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Hi Tricia, welcome to tripawds. You have certainly come to the right place fro support and encouragement. The decision to amputate is a hard one, and only one you can make yourself. I do know that the thought of my Cooper losing a leg was awful to me, but the thought of him going on in pain was worse and the thought of losing him even worse than that, so there really ended up only being one decision for us. Cooper just celebrated 3 months yesterday since his amputation, seeing him after the amputation was not nearly as bad as I thought and as soon as I realized how free from pain he was, I was glad. As everyone here will tell you , there is no wrong decision, you know your pup better than anyone, so you will do what is best. Please keep us posted!

 

Cooper and Coopsdad

Coopsdad/ Kenneth Blackburn

http://cooper.t.....ipawds.com

the monkeydogs only THINK they have invaded the tripawd state

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5 February 2011 - 7:54 pm
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Thank You all for your response...

 

Marty's soft tissue sarcoma was graded as "intermediate" with the chance of spreading to his lungs, the chest films did not show any mets. He has also had many mast cell tumors removed since the age of 5, but they have always been grade I or II, and have never been in the same location.

He really isn't that painful. His doctor wanted to try two rounds of chemo to see what kind of response the tumor has....so he had his first round of chemo about a week ago, and is doing well. I think chemo is just putting off what really needs to be done. I am not sure if i will do the second round of chemo, may just amputate.

 

what was the recovery periode like for your dogs...especially with a front leg amputated! 🙁

Mount Pleasant, Ia
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5 February 2011 - 8:32 pm
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Cooper was a left front leg amputee - and besides being a senior dog he was never a ball of fire on 4 legs, he is also 117 pounds. The first few days were the hardest I think, he was pretty miserable and I wasnt sure he would try to walk. But he showed me early on that I had no worries about him trying to walk, and walk he did. He took some tumbles at first, but he was such a trooper, I would cringe when he would fall because he would fall right on his incision, he always just looked at me like it was just what he meant to do. He never ever even whimpered. His full recovery to full strength I would say was about a month, and he has gained strength ever since. Today he took a hike through 16 inches of snow even though I had shoveled the yard out for him, he decided he wanted to play. He is the same loveable guy he was before, only in many respects he is so much more special than he was. He is deep chested and the bulk of his weight is carried forward but he is doing well with it. Good luck and please keep us informed.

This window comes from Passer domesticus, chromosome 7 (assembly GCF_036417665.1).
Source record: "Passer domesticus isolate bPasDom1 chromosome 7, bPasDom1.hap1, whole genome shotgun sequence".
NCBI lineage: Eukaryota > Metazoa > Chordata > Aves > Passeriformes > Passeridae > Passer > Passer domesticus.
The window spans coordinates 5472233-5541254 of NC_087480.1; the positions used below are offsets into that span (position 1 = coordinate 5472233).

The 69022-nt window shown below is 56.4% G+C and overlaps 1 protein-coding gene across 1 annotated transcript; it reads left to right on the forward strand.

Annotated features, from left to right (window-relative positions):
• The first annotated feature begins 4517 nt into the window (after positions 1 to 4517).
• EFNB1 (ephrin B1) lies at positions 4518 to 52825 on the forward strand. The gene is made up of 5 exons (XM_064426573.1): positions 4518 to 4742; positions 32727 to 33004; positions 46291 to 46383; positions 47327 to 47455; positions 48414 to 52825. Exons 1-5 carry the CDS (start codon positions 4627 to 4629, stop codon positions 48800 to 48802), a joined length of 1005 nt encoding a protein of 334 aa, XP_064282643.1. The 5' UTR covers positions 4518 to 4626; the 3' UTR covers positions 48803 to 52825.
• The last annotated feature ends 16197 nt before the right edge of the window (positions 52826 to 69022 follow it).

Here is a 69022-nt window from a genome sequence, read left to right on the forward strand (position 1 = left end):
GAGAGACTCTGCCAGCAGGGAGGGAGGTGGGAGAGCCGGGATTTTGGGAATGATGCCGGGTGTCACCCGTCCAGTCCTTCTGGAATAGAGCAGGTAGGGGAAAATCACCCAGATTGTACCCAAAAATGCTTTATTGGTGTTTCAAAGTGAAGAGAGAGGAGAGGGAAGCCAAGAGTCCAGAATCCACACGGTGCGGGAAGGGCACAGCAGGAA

Coopsdad

Coopsdad/ Kenneth Blackburn

http://cooper.t.....ipawds.com

the monkeydogs only THINK they have invaded the tripawd state

krun15
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5 February 2011 - 8:35 pm
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Hi Trica,

I think the first part of the recovery is about the same for front and rear amps- the ups and downs of being on lots of meds and learning new balance.  For most of us the first two weeks were difficult- but there was rapid improvement after that. 

Maggie was a rear amp.  Theory is that small dogs have an easier time than big dogs- I guess there are some advantages.  I could pick Mag up and carry her when absolutely necessary.  On the other hand, it was difficult to 'assist' her with her walking because she was so low to the ground.  Mag had trouble going upstairs, partly because she was a rear amp, but mostly because she was so little.  She was walking the day of surgery, and really didn't have too much trouble getting around once she figured out her balance.

I would encourage you to bookmark Jerry's Required Reading List, or maybe down load the eBook Three Legs & a Spare.  Both of these are good resources on what to expect with amputation and recovery.

I know this is a difficult decision to make- but if you are going to end up with amputation anyway the sooner you get the surgery done, the sooner you will get your Marty back! 

As you have been doing already- weigh all your options and decide what is best for Marty.  We are here to support you with whatever decision you make.

 

Karen and the pugapalooza

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5 February 2011 - 9:06 pm
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Chloe had a type of soft tissue sarcoma known as spindle cell sarcoma in her left hind hock.  With her, I opted out of any leg preservation treatments (chemo or radiation, even though she was a good candidate for both) because my mentality was, leg gone, cancer gone.  Her diagnosis  was that the cancer was most likely confined to the area and had an extremely low chance of metastasis. 

At the time of the amputation, Chloe was 9yrs old and 70lbs and gets along just great now! I have heard that smaller dogs tend to do better than large breed dogs, which is good news for you!  If Marty gets a front leg amputation, he will figure out how to walk, do his "business" and play again if you are worried about how he will get around.  

As long as YOU have a good attitude during recovery (if you decide to go with amputation), it will make his recovery that much better. Dogs are very good about picking up on your emotions, so if you act like everything is no big deal, then so will Marty!! 

Keep us updated!

-Chloe's mom